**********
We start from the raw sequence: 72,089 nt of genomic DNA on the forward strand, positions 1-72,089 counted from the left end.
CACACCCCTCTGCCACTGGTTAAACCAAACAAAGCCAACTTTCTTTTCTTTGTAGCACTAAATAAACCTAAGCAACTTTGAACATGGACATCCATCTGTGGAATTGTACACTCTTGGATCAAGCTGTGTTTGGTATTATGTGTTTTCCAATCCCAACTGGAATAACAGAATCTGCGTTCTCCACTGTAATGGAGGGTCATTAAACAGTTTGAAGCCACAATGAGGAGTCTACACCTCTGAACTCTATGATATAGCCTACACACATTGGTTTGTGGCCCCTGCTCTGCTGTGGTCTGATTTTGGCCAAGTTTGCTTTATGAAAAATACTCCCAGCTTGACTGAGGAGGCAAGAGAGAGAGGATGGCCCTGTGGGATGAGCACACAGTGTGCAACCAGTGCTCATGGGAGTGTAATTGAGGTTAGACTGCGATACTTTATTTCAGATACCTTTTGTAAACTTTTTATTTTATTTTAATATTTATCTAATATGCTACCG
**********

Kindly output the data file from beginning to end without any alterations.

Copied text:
We start from the raw sequence: 72,089 nt of genomic DNA on the forward strand, positions 1-72,089 counted from the left end.
CACACCCCTCTGCCACTGGTTAAACCAAACAAAGCCAACTTTCTTTTCTTTGTAGCACTAAATAAACCTAAGCAACTTTGAACATGGACATCCATCTGTGGAATTGTACACTCTTGGATCAAGCTGTGTTTGGTATTATGTGTTTTCCAATCCCAACTGGAATAACAGAATCTGCGTTCTCCACTGTAATGGAGGGTCATTAAACAGTTTGAAGCCACAATGAGGAGTCTACACCTCTGAACTCTATGATATAGCCTACACACATTGGTTTGTGGCCCCTGCTCTGCTGTGGTCTGATTTTGGCCAAGTTTGCTTTATGAAAAATACTCCCAGCTTGACTGAGGAGGCAAGAGAGAGAGGATGGCCCTGTGGGATGAGCACACAGTGTGCAACCAGTGCTCATGGGAGTGTAATTGAGGTTAGACTGCGATACTTTATTTCAGATACCTTTTGTAAACTTTTTATTTTATTTTAATATTTATCTAATATGCTACCG